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Downton Abbey second season to be darker

Downton Abbey

Story by Jack Foley

FANS of ITV’s hit costume drama Downton Abbey should brace themselves for a darker second season, according to its stars and producer.

Set during the First World War, the sophomore season will test each character and take them into surprising new directions.

And the tone will be set from the beginning, with the massive explosion of a shell in the battle of the Somme, where the heir to Downton, Matthew Crawley (played by Dan Stevens), is fighting.

The eight-part series will commence in September, with a two-hour Christmas special to follow.

And executive producer Gareth Neame already admits they are feeling the pressure to live up to the expectations set by the overwhelming success of the first season, which finished in November with more than 10 million viewers.

“We have a lot to live up to,” he told a gathering of journalists on the Highclere Castle on Friday.

“This time, the characters are in the middle of the war,” he continued. “[And] that forces us to tell different stories. A world that was unassailable in the first series is now very much under threat.”

Hence, more serious issues will be tackled, such as the breakdown of social certainties and the effects of war on those fighting it or losing loved ones.

Among those suffering from the latter will be formerly scheming footman Thomas (Rob James-Collier), who returns to England so traumatised by his experiences on the frontline that he has forgotten his feud with his fellow servant, Bates, and wants a way back to the house.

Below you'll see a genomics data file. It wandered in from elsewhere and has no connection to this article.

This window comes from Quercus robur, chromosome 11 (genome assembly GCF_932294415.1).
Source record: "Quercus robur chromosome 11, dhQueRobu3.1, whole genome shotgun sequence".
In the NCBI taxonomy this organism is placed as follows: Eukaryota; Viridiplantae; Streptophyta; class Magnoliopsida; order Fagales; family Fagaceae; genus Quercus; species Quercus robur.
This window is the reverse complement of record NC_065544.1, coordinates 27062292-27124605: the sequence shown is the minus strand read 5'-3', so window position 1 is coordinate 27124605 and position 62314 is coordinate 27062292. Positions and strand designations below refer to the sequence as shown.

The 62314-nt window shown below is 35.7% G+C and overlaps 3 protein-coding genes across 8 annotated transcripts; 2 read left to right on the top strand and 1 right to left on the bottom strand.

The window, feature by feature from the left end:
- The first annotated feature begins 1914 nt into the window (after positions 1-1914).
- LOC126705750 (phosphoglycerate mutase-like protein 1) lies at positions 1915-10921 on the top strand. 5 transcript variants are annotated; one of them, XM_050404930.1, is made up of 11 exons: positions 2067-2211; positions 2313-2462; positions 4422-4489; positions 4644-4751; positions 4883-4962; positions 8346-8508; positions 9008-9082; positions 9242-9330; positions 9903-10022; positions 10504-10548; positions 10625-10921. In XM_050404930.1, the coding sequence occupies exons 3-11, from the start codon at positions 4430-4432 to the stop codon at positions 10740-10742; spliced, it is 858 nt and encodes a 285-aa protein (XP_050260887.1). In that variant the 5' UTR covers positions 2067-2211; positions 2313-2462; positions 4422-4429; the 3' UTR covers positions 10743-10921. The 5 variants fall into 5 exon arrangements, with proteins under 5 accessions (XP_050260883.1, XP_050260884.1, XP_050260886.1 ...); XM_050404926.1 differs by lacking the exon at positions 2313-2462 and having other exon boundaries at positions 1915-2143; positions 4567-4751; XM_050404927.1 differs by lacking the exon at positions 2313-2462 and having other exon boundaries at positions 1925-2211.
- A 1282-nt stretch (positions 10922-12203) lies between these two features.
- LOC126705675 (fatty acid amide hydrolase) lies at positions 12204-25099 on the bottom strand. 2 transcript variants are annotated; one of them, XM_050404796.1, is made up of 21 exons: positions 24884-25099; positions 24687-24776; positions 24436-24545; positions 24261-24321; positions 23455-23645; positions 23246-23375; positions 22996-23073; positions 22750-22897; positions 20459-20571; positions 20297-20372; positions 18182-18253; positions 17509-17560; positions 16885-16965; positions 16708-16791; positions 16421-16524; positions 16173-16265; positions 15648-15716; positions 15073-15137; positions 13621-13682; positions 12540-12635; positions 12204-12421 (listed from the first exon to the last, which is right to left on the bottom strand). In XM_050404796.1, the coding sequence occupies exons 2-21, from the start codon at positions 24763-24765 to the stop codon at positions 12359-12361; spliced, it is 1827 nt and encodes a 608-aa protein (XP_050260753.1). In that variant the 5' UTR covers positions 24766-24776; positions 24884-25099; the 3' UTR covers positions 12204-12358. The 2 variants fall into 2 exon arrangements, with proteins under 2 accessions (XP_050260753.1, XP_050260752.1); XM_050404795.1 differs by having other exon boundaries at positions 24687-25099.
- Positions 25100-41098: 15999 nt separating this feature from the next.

Hugh Bonneville’s Earl of Granthan will also have to come to terms with the fact he is too old to serve, while Lady Sybil Crawley becomes a nurse.

The drama, meanwhile, will unfold between 1916 and 1918 with the Christmas special taking place on New Year’s Eve 1919.

Also speaking about the show was last season’s surprise heart-throb Brendan Coyle, aka Bates, who reiterated Neame’s comments on surprises being in store.

Hence, viewers can also expect both a wedding and a funeral during the second season – as well as sequences set in the trenches and a steamy sex scene.

“There are so many twists and turns,” he said. “Things happen in this series that you definitely won’t see coming. We were shocked every time we picked up a new script.”

The good news for fans, however, is that a third season of the show is also in the works as screenwriter Julian Fellowes is already penning ideas for its entry into the 1920s.

And Neame hinted that it could run for sometime yet.

“I think it can continue for series four, five and six!” he claimed. “It could move up to the 1930s, as long as the audience wants it.”

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